LOS ANGELES (CN) – As Los Angeles prepares for the legalization of recreational marijuana in just over a month, city leaders on Monday discussed a program to benefit low-income communities hit hardest by past cannabis laws.
Communities targeted by law enforcement in the past would benefit from the city’s Social Equity Program, which would give residents the opportunity to enter the cannabis industry as employees and business owners.
Cat Packer, executive director of LA’s Department of Cannabis Regulation, outlined past cannabis policies and their impact on communities across the city – specifically low-income neighborhoods and those with mostly black and Latino residents.
Compton resident Will English-Robinson, 53, will take advantage of the program and become a cannabis business owner. At 39, Robinson was convicted of conspiracy to transport marijuana while working at a postal delivery and packaging business.
“I was sentenced to 18 years, seven months,” said English-Robinson, who was released from prison earlier this year. “I was eligible under the Obama administration for a reduced sentenced, because I fit that criteria of a non-violent offender.”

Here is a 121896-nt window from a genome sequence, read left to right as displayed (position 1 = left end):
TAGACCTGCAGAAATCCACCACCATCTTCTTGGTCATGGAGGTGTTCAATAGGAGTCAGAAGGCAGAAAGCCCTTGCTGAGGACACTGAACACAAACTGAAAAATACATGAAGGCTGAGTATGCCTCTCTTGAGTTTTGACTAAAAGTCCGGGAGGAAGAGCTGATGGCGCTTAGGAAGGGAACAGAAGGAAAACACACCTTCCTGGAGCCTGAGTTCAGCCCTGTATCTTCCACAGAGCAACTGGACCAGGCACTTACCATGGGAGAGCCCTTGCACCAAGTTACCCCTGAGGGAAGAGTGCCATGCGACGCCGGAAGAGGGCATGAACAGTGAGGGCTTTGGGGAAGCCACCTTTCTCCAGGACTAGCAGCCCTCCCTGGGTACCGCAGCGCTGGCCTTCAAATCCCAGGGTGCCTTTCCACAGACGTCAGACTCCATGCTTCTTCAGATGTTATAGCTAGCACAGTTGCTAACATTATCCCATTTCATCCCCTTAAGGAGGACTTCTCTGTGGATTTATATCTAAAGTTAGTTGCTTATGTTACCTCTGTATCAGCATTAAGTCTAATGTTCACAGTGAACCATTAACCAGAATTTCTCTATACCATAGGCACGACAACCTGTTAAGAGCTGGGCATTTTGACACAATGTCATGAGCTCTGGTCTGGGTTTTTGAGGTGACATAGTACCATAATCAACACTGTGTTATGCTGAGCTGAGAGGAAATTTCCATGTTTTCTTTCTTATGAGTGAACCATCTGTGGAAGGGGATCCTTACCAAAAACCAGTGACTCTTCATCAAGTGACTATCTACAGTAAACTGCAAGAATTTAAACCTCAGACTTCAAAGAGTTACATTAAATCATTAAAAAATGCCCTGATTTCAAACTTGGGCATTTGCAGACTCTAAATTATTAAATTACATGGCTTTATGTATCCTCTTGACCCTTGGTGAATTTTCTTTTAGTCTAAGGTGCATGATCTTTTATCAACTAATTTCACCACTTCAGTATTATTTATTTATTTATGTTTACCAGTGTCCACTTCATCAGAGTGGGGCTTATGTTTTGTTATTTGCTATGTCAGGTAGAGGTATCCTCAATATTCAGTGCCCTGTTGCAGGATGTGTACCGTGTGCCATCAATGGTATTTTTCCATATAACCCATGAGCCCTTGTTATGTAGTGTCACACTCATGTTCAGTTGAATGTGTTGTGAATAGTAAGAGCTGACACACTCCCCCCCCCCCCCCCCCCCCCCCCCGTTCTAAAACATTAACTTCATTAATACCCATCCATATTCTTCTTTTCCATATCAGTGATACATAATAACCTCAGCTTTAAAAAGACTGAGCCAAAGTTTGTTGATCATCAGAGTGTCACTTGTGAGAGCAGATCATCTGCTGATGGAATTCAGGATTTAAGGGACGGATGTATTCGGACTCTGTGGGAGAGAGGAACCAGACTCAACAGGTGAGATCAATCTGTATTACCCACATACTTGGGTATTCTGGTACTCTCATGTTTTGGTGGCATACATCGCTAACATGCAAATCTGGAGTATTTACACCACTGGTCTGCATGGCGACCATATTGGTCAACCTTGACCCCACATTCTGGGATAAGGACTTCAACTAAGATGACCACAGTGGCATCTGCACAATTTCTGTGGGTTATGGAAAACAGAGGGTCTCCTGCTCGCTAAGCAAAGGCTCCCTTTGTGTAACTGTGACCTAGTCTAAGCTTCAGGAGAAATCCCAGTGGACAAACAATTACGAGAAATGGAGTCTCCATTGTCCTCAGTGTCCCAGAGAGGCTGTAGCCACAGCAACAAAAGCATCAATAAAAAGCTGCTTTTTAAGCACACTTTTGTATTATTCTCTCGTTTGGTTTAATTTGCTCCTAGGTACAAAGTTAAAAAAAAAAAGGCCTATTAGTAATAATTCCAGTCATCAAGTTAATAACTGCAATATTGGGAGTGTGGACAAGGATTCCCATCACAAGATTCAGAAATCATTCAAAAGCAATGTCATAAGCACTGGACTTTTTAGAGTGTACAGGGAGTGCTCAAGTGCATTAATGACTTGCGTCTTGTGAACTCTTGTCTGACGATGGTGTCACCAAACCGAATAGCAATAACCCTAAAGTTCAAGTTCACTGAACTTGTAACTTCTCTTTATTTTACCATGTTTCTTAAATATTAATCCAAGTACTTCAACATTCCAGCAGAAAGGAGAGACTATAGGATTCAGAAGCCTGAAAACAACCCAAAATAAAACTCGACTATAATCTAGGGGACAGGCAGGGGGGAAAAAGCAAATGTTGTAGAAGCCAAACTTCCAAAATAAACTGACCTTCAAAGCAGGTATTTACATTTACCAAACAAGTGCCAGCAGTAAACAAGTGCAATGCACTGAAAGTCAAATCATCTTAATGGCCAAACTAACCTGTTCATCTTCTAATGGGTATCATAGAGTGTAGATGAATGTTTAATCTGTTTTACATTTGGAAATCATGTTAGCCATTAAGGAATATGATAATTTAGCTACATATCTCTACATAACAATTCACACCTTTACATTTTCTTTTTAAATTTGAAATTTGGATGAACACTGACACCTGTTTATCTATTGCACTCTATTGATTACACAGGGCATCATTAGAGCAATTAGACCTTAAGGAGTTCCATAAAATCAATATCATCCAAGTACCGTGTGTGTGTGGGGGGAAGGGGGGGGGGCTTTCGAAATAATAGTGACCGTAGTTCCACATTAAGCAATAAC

English-Robinson said his incarceration hurt his marriage, and he missed out on his children’s birthdays and graduations. He shared his story with the committee this morning.
“I just told them what that did to me, how it hurts families,” he said.
Those with prior marijuana-related convictions would be given priority in the program. Giving back to local communities is also something that will be addressed, said Donnie Anderson, co-founder of the Southern California Coalition, adding it makes sense for the new businesses to give back to after-school programs.
“And not just basketball, but STEM programs, giving back and restoring hope for residents when hope is gone,” Anderson said.
Last month, several City Council members said they wanted to define land-use issues with the draft regulations before taking a final vote, including what impact the new industry would have on areas that are zoned for manufacturing and what will be done to combat saturation of dispensaries and the number of licenses that will be issued.
On Monday, committee discussed buffer zones around schools, drug and alcohol rehabilitation centers, libraries and public parks, along with requirements for specific businesses like commercial delivery services, micro businesses and requirements for testing, manufacturing and distributing.
While the city builds its framework for the cannabis industry, the ground moved beneath its feet this past week with the state issuing emergency rules and regulations for commercial cannabis. This warrants changes to the city’s rules and regulations draft, Packer said.
The state’s new requirements include requiring licenses for those trimming plants, infusing cannabis and packaging and labeling products. Packer said some or all will be added to the city’s draft ordinance.
California will issue its first recreational licenses on Jan. 1, 2018.